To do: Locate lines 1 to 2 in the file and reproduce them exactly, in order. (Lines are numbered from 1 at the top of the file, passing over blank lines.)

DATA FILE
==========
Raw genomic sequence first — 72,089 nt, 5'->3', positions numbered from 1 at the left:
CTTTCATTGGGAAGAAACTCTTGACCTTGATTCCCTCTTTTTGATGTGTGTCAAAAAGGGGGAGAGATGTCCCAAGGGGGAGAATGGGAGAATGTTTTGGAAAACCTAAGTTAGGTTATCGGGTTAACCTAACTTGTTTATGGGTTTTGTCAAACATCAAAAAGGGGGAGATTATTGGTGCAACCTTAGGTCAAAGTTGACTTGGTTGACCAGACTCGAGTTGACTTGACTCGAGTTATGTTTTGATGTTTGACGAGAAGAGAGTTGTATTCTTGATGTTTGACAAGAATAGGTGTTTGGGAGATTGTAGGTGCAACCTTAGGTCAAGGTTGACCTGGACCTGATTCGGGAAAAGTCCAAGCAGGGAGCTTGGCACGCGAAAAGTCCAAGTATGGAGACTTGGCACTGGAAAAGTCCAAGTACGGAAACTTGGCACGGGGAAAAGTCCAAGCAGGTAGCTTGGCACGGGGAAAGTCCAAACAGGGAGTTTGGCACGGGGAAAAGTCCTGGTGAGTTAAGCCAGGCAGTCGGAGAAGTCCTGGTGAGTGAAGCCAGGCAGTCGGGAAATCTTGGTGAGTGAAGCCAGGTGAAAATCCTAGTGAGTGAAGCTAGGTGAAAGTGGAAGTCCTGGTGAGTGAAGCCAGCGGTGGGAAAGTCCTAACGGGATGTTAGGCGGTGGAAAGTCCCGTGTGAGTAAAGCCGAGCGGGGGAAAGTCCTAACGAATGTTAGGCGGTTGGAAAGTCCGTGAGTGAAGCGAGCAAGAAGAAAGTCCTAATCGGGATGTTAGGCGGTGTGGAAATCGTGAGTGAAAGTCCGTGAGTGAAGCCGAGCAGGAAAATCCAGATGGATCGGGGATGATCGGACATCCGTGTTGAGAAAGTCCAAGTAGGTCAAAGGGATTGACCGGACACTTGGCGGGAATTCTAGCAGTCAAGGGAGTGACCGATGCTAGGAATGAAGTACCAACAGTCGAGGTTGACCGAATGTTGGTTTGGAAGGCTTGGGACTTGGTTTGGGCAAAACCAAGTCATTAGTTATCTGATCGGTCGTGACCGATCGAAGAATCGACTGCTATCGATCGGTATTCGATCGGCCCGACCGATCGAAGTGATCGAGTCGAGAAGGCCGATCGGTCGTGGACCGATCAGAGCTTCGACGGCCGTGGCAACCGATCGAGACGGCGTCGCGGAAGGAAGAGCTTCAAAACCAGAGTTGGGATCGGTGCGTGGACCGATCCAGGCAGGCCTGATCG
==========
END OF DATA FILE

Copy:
Raw genomic sequence first — 72,089 nt, 5'->3', positions numbered from 1 at the left:
CTTTCATTGGGAAGAAACTCTTGACCTTGATTCCCTCTTTTTGATGTGTGTCAAAAAGGGGGAGAGATGTCCCAAGGGGGAGAATGGGAGAATGTTTTGGAAAACCTAAGTTAGGTTATCGGGTTAACCTAACTTGTTTATGGGTTTTGTCAAACATCAAAAAGGGGGAGATTATTGGTGCAACCTTAGGTCAAAGTTGACTTGGTTGACCAGACTCGAGTTGACTTGACTCGAGTTATGTTTTGATGTTTGACGAGAAGAGAGTTGTATTCTTGATGTTTGACAAGAATAGGTGTTTGGGAGATTGTAGGTGCAACCTTAGGTCAAGGTTGACCTGGACCTGATTCGGGAAAAGTCCAAGCAGGGAGCTTGGCACGCGAAAAGTCCAAGTATGGAGACTTGGCACTGGAAAAGTCCAAGTACGGAAACTTGGCACGGGGAAAAGTCCAAGCAGGTAGCTTGGCACGGGGAAAGTCCAAACAGGGAGTTTGGCACGGGGAAAAGTCCTGGTGAGTTAAGCCAGGCAGTCGGAGAAGTCCTGGTGAGTGAAGCCAGGCAGTCGGGAAATCTTGGTGAGTGAAGCCAGGTGAAAATCCTAGTGAGTGAAGCTAGGTGAAAGTGGAAGTCCTGGTGAGTGAAGCCAGCGGTGGGAAAGTCCTAACGGGATGTTAGGCGGTGGAAAGTCCCGTGTGAGTAAAGCCGAGCGGGGGAAAGTCCTAACGAATGTTAGGCGGTTGGAAAGTCCGTGAGTGAAGCGAGCAAGAAGAAAGTCCTAATCGGGATGTTAGGCGGTGTGGAAATCGTGAGTGAAAGTCCGTGAGTGAAGCCGAGCAGGAAAATCCAGATGGATCGGGGATGATCGGACATCCGTGTTGAGAAAGTCCAAGTAGGTCAAAGGGATTGACCGGACACTTGGCGGGAATTCTAGCAGTCAAGGGAGTGACCGATGCTAGGAATGAAGTACCAACAGTCGAGGTTGACCGAATGTTGGTTTGGAAGGCTTGGGACTTGGTTTGGGCAAAACCAAGTCATTAGTTATCTGATCGGTCGTGACCGATCGAAGAATCGACTGCTATCGATCGGTATTCGATCGGCCCGACCGATCGAAGTGATCGAGTCGAGAAGGCCGATCGGTCGTGGACCGATCAGAGCTTCGACGGCCGTGGCAACCGATCGAGACGGCGTCGCGGAAGGAAGAGCTTCAAAACCAGAGTTGGGATCGGTGCGTGGACCGATCCAGGCAGGCCTGATCG